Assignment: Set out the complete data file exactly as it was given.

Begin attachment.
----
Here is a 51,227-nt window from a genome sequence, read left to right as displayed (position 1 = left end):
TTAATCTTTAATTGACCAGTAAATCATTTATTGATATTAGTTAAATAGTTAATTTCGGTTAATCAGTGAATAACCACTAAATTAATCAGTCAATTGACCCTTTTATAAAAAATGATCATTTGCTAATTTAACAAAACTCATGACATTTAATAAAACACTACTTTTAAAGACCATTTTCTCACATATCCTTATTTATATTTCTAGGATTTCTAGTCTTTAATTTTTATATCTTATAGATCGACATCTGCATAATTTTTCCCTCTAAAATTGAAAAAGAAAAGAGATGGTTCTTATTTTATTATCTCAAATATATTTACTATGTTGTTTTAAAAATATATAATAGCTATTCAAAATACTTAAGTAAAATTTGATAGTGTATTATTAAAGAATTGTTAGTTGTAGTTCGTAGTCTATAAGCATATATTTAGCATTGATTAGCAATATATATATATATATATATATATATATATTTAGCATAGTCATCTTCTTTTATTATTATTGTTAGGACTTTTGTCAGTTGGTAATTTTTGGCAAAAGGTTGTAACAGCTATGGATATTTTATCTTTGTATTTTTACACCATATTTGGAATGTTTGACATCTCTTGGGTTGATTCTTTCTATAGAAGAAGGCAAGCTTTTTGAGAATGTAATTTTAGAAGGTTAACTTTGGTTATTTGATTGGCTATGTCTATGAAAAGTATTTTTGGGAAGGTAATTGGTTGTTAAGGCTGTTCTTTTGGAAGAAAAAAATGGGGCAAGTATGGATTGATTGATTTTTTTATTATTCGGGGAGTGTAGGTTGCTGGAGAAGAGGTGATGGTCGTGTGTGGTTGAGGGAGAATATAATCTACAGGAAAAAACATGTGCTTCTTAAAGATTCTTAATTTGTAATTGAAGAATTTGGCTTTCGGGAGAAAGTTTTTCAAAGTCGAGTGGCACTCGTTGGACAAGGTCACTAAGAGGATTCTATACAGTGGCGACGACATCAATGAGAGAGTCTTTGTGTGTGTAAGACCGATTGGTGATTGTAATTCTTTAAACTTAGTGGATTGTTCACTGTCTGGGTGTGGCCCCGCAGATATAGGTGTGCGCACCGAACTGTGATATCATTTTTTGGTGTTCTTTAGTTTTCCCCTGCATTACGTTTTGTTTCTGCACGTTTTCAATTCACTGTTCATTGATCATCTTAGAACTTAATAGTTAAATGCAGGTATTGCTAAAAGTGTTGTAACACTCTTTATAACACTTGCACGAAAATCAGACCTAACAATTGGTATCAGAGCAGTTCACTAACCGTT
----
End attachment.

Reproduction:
Here is a 51,227-nt window from a genome sequence, read left to right as displayed (position 1 = left end):
TTAATCTTTAATTGACCAGTAAATCATTTATTGATATTAGTTAAATAGTTAATTTCGGTTAATCAGTGAATAACCACTAAATTAATCAGTCAATTGACCCTTTTATAAAAAATGATCATTTGCTAATTTAACAAAACTCATGACATTTAATAAAACACTACTTTTAAAGACCATTTTCTCACATATCCTTATTTATATTTCTAGGATTTCTAGTCTTTAATTTTTATATCTTATAGATCGACATCTGCATAATTTTTCCCTCTAAAATTGAAAAAGAAAAGAGATGGTTCTTATTTTATTATCTCAAATATATTTACTATGTTGTTTTAAAAATATATAATAGCTATTCAAAATACTTAAGTAAAATTTGATAGTGTATTATTAAAGAATTGTTAGTTGTAGTTCGTAGTCTATAAGCATATATTTAGCATTGATTAGCAATATATATATATATATATATATATATATATTTAGCATAGTCATCTTCTTTTATTATTATTGTTAGGACTTTTGTCAGTTGGTAATTTTTGGCAAAAGGTTGTAACAGCTATGGATATTTTATCTTTGTATTTTTACACCATATTTGGAATGTTTGACATCTCTTGGGTTGATTCTTTCTATAGAAGAAGGCAAGCTTTTTGAGAATGTAATTTTAGAAGGTTAACTTTGGTTATTTGATTGGCTATGTCTATGAAAAGTATTTTTGGGAAGGTAATTGGTTGTTAAGGCTGTTCTTTTGGAAGAAAAAAATGGGGCAAGTATGGATTGATTGATTTTTTTATTATTCGGGGAGTGTAGGTTGCTGGAGAAGAGGTGATGGTCGTGTGTGGTTGAGGGAGAATATAATCTACAGGAAAAAACATGTGCTTCTTAAAGATTCTTAATTTGTAATTGAAGAATTTGGCTTTCGGGAGAAAGTTTTTCAAAGTCGAGTGGCACTCGTTGGACAAGGTCACTAAGAGGATTCTATACAGTGGCGACGACATCAATGAGAGAGTCTTTGTGTGTGTAAGACCGATTGGTGATTGTAATTCTTTAAACTTAGTGGATTGTTCACTGTCTGGGTGTGGCCCCGCAGATATAGGTGTGCGCACCGAACTGTGATATCATTTTTTGGTGTTCTTTAGTTTTCCCCTGCATTACGTTTTGTTTCTGCACGTTTTCAATTCACTGTTCATTGATCATCTTAGAACTTAATAGTTAAATGCAGGTATTGCTAAAAGTGTTGTAACACTCTTTATAACACTTGCACGAAAATCAGACCTAACAATTGGTATCAGAGCAGTTCACTAACCGTT